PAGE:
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Despite the White House’s announcement on Wednesday that physicians would be allowed to practice across state lines during the COVID-19 crisis, the Department of Health & Human Services (HHS) had still not issued the necessary regulation at press time.

“The Trump administration is continuing to take quick and decisive action to combat COVID-19 and protect Americans,” an HHS spokesperson told Medscape Medical News on Thursday in an emailed response to an information request. “We will keep you updated on this front.”

At the White House news conference on Wednesday, in contrast, Vice President Mike Pence said, “HHS is issuing a regulation today that will allow all doctors and medical professionals to practice across state lines to meet the needs of hospitals that may arise in adjoining areas.”

Pence’s language suggested that the administration intends to limit the cross-state privileges to hospital care in areas near state lines. There is no indication that the White House plans to override the rules of state medical boards that prohibit physicians from practicing in their states unless they have valid licenses in those states.

Nothing in Pence’s statement, likewise, indicates that physicians will be allowed to conduct telehealth consults with patients who reside in states where those doctors aren’t licensed.

The Centers for Medicare and Medicaid Services (CMS) announced on Tuesday that it would cover virtual visits with Medicare patients across the country for the duration of the COVID-19 emergency. However, a CMS fact sheet didn’t say that the new regulation allows physicians to practice telehealth in states other than their original state of licensure.

Licensing Data Made Available

On the same day that Pence announced the plan to let doctors practice across state lines, the Federation of State Medical Boards (FSMB) offered free access to its licensure data to help facilitate the national response to the coronavirus pandemic.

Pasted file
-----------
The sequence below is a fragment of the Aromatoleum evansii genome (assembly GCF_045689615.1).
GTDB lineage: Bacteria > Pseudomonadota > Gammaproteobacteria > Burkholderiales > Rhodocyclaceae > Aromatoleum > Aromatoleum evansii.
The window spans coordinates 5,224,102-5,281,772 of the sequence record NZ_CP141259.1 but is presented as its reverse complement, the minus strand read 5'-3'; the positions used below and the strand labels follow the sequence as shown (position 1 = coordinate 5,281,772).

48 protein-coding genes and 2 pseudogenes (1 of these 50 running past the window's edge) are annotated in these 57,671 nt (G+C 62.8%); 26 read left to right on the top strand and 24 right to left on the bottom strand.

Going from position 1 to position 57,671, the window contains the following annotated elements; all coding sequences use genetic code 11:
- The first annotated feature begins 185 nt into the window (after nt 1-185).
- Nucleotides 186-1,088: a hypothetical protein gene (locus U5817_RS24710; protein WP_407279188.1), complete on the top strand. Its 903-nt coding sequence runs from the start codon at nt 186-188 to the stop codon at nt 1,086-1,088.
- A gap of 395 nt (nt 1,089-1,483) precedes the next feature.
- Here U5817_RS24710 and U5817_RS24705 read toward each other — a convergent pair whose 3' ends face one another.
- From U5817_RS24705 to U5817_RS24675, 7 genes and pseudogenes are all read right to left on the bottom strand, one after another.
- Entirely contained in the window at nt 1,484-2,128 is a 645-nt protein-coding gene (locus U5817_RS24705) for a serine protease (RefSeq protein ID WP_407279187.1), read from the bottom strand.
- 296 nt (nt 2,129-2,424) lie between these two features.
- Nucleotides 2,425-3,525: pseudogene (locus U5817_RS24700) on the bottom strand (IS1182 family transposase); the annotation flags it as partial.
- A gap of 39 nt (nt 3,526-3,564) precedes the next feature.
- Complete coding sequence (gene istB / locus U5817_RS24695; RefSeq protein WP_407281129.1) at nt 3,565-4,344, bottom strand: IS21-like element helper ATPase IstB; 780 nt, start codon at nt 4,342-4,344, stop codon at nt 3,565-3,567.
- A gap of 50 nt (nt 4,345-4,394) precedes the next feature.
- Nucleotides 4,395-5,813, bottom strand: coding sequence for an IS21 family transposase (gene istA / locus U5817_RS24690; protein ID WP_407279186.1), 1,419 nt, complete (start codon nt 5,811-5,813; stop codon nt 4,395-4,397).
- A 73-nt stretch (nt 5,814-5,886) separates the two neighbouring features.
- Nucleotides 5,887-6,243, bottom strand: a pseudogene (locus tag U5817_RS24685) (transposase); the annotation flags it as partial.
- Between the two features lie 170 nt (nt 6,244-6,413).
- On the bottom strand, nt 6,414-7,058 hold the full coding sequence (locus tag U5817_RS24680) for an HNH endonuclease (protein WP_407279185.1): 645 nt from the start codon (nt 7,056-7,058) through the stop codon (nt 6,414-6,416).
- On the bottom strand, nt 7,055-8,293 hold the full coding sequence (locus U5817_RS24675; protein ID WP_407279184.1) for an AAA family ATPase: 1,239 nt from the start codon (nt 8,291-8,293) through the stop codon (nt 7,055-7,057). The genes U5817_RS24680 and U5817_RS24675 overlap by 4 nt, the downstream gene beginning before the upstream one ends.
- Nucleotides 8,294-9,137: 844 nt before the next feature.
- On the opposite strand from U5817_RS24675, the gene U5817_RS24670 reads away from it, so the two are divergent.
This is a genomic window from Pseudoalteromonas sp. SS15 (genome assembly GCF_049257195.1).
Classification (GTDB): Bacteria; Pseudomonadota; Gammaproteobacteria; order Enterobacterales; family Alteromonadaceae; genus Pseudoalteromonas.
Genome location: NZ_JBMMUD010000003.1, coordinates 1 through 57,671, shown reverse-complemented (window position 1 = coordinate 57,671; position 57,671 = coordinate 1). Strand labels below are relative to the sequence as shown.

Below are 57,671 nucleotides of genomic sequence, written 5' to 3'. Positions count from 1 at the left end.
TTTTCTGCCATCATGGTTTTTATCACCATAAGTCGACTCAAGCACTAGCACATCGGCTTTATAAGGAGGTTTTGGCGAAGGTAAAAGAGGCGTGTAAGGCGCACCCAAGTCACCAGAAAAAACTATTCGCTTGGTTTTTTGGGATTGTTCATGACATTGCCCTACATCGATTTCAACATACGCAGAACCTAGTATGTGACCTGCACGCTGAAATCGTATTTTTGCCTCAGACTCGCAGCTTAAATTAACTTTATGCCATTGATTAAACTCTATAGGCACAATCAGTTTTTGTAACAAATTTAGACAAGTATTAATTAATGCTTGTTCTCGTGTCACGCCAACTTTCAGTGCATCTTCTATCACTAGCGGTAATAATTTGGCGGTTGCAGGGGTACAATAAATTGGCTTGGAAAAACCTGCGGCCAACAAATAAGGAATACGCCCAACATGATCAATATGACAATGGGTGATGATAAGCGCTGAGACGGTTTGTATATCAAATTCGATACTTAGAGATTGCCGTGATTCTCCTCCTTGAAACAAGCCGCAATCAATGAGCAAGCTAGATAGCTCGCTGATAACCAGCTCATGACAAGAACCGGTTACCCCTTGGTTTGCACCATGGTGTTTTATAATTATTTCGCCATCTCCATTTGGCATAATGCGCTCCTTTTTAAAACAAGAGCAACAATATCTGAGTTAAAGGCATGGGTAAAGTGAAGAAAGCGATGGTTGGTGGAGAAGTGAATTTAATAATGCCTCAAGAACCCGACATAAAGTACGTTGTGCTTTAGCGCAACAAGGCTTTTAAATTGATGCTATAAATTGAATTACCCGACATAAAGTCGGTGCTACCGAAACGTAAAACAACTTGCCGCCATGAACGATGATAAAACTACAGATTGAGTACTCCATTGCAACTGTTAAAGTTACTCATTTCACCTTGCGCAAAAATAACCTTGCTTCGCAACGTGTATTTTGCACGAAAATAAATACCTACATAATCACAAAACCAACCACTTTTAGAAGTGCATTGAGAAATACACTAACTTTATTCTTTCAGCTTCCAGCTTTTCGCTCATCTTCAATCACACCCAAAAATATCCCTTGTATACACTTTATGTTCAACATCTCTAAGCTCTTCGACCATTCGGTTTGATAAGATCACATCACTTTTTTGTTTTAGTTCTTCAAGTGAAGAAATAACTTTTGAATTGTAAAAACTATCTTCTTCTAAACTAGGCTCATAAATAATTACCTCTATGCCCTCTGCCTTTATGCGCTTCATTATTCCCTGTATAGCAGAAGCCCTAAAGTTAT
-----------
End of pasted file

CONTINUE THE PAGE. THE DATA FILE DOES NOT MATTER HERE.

“The FSMB has decided to provide free access to its Physician Data Center (PDC), the nation’s largest and most comprehensive repository of licensure and disciplinary information for the more than 1 million physicians and physician assistants licensed in the US,” said Humayun J. Chaudhry, DO, president and chief executive officer of the FSMB, in a letter to Vice President Pence. “Through the PDC, state medical boards, hospitals, and eligible state and federal agencies have the ability to instantly verify licenses and other credentials for physicians and physician assistants being deployed to practice across state lines to treat patients in areas impacted by the COVID-19 virus.

“President Trump’s declaration of a national emergency and numerous state emergency declarations have mobilized thousands of physicians to volunteer for in-person care and to practice remotely through telehealth. While some state licensure laws are temporarily waived, it is essential that hospitals, payers, and licensing and credentialing entities have complete and up-to-date information to quickly and accurately verify licensure status, specialty information, and disciplinary history, at a minimum.

“The FSMB has expanded its free access to the PDC to hospitals, federal agencies, and other entities in order to immediately expedite the mobility of qualified physicians and physician assistants without compromising patient safety and quality.”

Chaudhry was unavailable for comment at press time.

Interstate Medical Licensing Compact

Over the past 6 years, the FSMB has spearheaded the creation of the Interstate Medical Licensure Compact (IMLC), which helps eligible physicians get licensed quickly in multiple states.

As of today, the compact includes 29 states, the District of Columbia, and the territory of Guam. Legislation to join the agreement is pending in Florida, Missouri, New Jersey, Rhode Island, and South Carolina.

Under this agreement, licensed physicians can qualify to practice medicine in states that belong to the compact if they meet certain eligibility requirements. According to the IMLC website, “approximately 80% of physicians meet the criteria for licensure through the IMLC.”

When a physician submits an application to the IMLC, their state of principal license verifies the doctor’s existing information and conducts a background check. Once the physician has qualified for the compact license, he or she may practice in any compact state.

More than 6900 applications have been processed through the IMLC, resulting in 9046 medical licenses being issued by compact member states, FSMB spokesperson Joe Knickrehm told Medscape Medical News.

By making it easier to obtain multiple licenses across much of the country, the compact has benefited locum tenens doctors, physicians who practice in areas that cross state lines, and those who perform telehealth consults in more than one state.

Although it seems like the IMLC is a well-suited complement to what the Trump administration has proposed, it’s unclear whether HHS will take advantage of the compact in its forthcoming regulation.

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